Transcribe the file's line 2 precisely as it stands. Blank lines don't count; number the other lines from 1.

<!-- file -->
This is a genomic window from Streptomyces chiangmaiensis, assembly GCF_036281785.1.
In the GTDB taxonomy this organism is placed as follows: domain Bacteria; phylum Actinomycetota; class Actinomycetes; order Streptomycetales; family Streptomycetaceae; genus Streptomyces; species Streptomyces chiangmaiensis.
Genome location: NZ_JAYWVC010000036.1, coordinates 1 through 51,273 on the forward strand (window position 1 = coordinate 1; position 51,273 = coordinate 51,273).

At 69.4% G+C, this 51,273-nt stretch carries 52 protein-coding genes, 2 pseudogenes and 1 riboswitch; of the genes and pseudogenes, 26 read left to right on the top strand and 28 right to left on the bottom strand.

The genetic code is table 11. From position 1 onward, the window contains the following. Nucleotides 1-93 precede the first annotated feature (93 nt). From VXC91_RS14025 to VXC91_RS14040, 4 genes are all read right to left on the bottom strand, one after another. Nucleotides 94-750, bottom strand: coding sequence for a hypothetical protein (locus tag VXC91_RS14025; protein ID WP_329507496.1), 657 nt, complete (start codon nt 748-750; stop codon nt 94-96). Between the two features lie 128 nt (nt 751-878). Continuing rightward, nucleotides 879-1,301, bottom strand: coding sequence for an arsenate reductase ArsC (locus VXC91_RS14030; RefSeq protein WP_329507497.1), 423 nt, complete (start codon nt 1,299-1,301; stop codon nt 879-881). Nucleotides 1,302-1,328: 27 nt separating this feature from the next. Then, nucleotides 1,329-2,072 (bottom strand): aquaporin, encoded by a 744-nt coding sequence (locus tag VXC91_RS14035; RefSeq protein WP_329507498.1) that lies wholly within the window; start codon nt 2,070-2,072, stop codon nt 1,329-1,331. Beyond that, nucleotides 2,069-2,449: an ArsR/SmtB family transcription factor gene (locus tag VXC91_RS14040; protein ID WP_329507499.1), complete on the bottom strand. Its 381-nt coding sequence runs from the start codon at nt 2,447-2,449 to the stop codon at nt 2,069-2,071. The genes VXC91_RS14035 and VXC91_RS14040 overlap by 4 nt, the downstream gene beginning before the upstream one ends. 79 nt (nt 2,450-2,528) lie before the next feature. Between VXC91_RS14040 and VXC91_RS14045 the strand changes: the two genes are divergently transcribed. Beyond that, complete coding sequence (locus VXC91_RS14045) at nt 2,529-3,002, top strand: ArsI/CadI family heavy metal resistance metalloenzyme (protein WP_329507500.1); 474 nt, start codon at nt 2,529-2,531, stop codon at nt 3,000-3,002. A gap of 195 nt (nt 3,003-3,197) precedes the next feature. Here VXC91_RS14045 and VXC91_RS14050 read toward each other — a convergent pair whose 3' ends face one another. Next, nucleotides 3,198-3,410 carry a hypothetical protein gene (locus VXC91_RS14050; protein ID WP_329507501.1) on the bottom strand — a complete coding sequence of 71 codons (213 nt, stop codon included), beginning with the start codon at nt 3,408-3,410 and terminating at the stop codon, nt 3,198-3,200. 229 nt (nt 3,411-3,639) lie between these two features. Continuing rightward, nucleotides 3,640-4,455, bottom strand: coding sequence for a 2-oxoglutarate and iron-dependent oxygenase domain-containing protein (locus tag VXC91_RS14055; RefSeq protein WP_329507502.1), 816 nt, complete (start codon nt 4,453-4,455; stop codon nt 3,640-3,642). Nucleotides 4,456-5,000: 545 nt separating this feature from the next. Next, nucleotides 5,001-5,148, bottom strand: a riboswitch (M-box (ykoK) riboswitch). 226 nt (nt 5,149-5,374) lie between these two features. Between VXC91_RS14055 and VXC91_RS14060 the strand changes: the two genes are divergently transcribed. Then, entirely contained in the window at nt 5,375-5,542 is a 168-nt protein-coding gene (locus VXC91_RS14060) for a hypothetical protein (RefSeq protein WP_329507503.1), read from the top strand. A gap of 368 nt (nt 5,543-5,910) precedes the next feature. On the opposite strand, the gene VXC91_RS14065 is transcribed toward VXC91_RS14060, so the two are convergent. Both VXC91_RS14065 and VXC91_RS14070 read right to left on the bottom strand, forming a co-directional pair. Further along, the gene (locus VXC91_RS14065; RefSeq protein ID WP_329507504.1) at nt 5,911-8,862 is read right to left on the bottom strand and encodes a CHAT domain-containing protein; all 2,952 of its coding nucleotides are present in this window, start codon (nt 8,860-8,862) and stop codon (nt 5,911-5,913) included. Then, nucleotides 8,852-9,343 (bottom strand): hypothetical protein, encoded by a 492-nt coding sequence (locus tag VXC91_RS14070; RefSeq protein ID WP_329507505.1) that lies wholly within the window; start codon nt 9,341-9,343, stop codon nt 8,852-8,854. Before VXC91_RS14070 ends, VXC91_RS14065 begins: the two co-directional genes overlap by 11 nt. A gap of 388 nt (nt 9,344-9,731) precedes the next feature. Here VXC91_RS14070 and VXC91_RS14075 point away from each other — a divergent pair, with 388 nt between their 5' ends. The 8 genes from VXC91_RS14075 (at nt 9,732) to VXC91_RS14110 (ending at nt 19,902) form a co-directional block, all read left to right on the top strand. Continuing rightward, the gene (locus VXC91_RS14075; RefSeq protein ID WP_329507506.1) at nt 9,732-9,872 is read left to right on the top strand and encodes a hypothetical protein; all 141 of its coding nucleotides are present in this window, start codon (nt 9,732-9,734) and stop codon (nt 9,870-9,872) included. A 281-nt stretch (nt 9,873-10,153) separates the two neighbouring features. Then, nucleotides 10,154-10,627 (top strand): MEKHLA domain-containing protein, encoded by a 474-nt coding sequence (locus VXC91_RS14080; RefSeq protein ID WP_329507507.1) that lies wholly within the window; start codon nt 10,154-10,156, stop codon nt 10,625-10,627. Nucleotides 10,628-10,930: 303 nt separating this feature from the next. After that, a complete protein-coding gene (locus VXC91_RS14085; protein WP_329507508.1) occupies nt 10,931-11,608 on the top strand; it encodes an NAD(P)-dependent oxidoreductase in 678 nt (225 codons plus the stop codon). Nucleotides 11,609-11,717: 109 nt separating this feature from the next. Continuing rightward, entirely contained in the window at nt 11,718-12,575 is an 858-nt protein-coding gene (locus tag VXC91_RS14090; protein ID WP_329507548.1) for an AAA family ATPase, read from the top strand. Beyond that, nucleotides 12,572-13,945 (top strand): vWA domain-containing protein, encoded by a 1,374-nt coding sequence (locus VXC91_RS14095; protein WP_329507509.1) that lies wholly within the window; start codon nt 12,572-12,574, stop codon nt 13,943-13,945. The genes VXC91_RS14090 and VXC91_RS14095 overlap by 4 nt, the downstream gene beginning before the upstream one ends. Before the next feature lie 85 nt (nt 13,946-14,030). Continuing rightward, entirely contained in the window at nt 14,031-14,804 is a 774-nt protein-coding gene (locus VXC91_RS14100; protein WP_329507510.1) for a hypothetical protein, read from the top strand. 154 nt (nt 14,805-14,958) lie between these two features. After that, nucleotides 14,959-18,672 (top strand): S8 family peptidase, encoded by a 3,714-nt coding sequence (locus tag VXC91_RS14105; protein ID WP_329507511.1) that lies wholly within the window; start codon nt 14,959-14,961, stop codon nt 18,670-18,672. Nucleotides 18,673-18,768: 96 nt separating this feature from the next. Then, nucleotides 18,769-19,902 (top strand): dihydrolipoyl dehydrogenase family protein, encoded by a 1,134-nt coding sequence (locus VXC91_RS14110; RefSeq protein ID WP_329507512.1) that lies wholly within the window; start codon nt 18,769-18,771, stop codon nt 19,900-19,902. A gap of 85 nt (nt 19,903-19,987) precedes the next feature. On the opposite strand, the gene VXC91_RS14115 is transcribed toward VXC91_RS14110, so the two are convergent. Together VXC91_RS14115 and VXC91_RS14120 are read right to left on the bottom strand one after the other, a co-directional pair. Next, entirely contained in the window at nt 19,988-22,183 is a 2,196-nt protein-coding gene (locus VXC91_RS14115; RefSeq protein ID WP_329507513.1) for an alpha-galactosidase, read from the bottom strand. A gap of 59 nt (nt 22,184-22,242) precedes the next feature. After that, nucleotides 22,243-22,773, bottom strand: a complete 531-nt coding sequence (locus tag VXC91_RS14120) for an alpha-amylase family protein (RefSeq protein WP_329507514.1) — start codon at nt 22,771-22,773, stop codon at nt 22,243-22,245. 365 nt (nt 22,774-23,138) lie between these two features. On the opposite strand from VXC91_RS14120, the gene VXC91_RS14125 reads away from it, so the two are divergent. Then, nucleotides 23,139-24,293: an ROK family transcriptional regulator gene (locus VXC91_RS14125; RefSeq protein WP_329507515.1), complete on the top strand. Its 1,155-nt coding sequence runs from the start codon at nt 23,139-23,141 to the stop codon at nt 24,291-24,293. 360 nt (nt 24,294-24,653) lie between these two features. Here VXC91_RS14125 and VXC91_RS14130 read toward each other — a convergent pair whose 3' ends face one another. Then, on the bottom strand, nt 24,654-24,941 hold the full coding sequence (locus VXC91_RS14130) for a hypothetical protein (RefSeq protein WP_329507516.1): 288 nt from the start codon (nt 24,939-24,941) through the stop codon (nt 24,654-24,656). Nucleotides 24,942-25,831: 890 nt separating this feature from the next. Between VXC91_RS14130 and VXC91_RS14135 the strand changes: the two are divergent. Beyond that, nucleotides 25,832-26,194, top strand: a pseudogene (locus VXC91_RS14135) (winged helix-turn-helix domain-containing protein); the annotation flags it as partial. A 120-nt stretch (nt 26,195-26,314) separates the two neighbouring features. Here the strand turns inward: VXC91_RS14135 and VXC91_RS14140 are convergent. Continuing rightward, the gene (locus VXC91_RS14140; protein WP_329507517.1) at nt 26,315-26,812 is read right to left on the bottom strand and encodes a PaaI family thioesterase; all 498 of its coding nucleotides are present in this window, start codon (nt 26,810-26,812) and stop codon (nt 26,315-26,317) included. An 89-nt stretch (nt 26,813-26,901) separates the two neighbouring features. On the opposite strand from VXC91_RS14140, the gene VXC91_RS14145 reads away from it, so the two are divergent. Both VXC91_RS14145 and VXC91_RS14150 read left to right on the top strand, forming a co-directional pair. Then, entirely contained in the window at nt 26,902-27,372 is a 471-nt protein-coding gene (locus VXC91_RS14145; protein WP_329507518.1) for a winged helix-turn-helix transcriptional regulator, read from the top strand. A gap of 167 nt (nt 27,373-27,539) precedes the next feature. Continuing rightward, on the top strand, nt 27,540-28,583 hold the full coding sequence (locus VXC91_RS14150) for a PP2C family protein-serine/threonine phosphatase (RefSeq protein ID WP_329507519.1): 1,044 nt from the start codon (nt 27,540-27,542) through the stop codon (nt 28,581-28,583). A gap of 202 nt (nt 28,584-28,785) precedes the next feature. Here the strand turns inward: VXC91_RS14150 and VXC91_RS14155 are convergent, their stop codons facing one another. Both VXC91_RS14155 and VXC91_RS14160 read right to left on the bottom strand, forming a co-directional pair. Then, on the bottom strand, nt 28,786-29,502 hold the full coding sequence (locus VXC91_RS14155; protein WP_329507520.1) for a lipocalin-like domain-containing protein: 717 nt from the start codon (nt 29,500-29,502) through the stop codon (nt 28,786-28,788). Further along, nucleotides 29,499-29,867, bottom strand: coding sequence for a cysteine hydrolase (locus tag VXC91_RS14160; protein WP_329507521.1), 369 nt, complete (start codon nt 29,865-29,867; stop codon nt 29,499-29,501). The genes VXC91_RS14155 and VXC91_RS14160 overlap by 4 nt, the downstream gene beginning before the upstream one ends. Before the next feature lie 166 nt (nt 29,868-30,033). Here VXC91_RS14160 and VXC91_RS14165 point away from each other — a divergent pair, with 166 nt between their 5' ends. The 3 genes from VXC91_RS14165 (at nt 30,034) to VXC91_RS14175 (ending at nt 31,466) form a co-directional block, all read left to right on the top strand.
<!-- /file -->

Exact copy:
In the GTDB taxonomy this organism is placed as follows: domain Bacteria; phylum Actinomycetota; class Actinomycetes; order Streptomycetales; family Streptomycetaceae; genus Streptomyces; species Streptomyces chiangmaiensis.